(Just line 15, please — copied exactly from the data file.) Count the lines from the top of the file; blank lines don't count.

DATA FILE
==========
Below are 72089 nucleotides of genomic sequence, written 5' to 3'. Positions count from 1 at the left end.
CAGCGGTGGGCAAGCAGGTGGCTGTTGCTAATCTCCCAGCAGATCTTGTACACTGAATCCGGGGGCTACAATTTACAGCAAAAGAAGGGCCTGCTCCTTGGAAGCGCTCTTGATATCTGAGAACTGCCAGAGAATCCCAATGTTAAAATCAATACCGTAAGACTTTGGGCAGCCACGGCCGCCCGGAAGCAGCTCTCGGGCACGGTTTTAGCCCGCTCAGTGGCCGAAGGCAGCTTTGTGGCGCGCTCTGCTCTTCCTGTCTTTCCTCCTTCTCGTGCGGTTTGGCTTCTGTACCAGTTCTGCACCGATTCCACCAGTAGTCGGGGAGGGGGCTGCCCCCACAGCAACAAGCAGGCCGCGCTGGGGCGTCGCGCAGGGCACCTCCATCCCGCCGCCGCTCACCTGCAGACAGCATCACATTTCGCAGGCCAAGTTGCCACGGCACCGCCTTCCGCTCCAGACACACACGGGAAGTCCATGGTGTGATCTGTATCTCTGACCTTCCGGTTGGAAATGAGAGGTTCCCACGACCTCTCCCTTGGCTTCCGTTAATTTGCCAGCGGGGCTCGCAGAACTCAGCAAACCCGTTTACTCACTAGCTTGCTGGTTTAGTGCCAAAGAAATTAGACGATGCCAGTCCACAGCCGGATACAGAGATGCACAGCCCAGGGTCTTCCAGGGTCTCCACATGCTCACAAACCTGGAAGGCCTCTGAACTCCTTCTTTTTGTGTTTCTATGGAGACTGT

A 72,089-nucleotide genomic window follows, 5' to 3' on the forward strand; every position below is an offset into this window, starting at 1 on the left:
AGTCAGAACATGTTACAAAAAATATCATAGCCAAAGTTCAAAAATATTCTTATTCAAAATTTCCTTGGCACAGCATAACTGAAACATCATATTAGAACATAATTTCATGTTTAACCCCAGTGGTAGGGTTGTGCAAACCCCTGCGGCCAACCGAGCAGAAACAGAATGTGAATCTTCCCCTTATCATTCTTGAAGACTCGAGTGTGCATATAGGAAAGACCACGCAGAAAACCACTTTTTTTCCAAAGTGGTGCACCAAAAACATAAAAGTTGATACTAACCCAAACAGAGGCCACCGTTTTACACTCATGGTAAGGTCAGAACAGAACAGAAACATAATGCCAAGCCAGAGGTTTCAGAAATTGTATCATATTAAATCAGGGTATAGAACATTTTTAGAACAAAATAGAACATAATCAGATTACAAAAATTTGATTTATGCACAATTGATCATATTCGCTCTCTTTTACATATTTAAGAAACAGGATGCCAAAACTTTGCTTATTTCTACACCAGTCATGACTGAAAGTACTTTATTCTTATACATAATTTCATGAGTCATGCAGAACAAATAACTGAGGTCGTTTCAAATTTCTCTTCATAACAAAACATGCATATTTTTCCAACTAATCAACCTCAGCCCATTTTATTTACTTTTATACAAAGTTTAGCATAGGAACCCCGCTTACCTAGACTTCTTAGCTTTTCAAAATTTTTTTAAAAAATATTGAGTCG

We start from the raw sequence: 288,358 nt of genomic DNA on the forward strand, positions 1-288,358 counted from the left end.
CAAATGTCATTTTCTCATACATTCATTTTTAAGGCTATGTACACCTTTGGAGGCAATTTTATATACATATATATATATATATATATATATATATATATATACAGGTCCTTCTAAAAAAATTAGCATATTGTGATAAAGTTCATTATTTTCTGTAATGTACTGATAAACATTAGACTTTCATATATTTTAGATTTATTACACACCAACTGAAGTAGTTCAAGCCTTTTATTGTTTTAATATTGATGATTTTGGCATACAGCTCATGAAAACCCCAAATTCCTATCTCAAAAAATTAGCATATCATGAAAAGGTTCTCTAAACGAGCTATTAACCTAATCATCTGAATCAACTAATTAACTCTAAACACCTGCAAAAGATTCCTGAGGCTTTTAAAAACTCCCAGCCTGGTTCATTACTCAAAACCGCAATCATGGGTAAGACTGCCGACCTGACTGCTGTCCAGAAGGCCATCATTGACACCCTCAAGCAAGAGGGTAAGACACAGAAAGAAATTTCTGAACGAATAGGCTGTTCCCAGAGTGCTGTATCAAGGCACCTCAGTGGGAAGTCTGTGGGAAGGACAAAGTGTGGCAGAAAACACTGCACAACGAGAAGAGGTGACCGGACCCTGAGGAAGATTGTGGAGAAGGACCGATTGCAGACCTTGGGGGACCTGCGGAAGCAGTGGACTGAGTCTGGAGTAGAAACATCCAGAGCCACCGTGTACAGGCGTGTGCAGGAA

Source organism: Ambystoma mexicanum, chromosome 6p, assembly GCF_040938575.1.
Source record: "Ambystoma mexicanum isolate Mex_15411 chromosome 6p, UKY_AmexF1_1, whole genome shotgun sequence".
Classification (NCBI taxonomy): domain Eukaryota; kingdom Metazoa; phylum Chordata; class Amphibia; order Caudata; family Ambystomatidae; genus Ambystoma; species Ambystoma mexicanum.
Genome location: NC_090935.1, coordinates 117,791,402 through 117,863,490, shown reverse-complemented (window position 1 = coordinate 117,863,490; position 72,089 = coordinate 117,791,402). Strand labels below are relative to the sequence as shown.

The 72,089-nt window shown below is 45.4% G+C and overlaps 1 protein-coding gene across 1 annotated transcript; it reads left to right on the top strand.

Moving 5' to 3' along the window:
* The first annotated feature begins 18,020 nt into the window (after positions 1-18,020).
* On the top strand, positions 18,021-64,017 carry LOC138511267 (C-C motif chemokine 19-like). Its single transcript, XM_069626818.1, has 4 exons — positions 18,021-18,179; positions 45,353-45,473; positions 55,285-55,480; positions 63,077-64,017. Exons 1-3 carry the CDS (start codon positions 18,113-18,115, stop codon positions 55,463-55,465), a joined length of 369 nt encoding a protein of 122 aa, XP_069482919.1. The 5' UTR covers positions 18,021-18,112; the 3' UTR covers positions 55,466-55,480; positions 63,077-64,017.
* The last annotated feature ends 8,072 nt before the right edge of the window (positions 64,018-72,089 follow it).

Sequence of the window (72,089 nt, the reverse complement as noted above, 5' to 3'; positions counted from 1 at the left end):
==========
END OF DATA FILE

* The last annotated feature ends 8,072 nt before the right edge of the window (positions 64,018-72,089 follow it).